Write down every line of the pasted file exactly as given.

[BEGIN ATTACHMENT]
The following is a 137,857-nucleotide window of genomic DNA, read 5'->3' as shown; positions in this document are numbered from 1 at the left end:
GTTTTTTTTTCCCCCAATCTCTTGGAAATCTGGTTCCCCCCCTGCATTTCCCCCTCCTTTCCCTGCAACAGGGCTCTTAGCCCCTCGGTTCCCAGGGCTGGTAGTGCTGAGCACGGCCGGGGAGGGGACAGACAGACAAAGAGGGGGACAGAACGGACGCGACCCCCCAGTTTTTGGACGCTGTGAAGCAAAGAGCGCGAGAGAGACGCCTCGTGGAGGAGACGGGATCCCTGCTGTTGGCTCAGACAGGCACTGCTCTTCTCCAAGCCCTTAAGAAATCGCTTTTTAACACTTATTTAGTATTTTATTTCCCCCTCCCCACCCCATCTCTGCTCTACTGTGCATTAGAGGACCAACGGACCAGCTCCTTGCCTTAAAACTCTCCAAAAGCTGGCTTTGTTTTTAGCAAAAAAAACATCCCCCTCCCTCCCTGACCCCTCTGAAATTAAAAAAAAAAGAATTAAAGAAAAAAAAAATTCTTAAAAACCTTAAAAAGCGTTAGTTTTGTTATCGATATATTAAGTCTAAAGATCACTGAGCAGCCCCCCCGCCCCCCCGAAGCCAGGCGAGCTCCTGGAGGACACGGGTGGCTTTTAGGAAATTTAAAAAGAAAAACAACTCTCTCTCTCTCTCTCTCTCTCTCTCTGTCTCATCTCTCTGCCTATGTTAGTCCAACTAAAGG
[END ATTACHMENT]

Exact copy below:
The following is a 137,857-nucleotide window of genomic DNA, read 5'->3' as shown; positions in this document are numbered from 1 at the left end:
GTTTTTTTTTCCCCCAATCTCTTGGAAATCTGGTTCCCCCCCTGCATTTCCCCCTCCTTTCCCTGCAACAGGGCTCTTAGCCCCTCGGTTCCCAGGGCTGGTAGTGCTGAGCACGGCCGGGGAGGGGACAGACAGACAAAGAGGGGGACAGAACGGACGCGACCCCCCAGTTTTTGGACGCTGTGAAGCAAAGAGCGCGAGAGAGACGCCTCGTGGAGGAGACGGGATCCCTGCTGTTGGCTCAGACAGGCACTGCTCTTCTCCAAGCCCTTAAGAAATCGCTTTTTAACACTTATTTAGTATTTTATTTCCCCCTCCCCACCCCATCTCTGCTCTACTGTGCATTAGAGGACCAACGGACCAGCTCCTTGCCTTAAAACTCTCCAAAAGCTGGCTTTGTTTTTAGCAAAAAAAACATCCCCCTCCCTCCCTGACCCCTCTGAAATTAAAAAAAAAAGAATTAAAGAAAAAAAAAATTCTTAAAAACCTTAAAAAGCGTTAGTTTTGTTATCGATATATTAAGTCTAAAGATCACTGAGCAGCCCCCCCGCCCCCCCGAAGCCAGGCGAGCTCCTGGAGGACACGGGTGGCTTTTAGGAAATTTAAAAAGAAAAACAACTCTCTCTCTCTCTCTCTCTCTCTCTCTGTCTCATCTCTCTGCCTATGTTAGTCCAACTAAAGG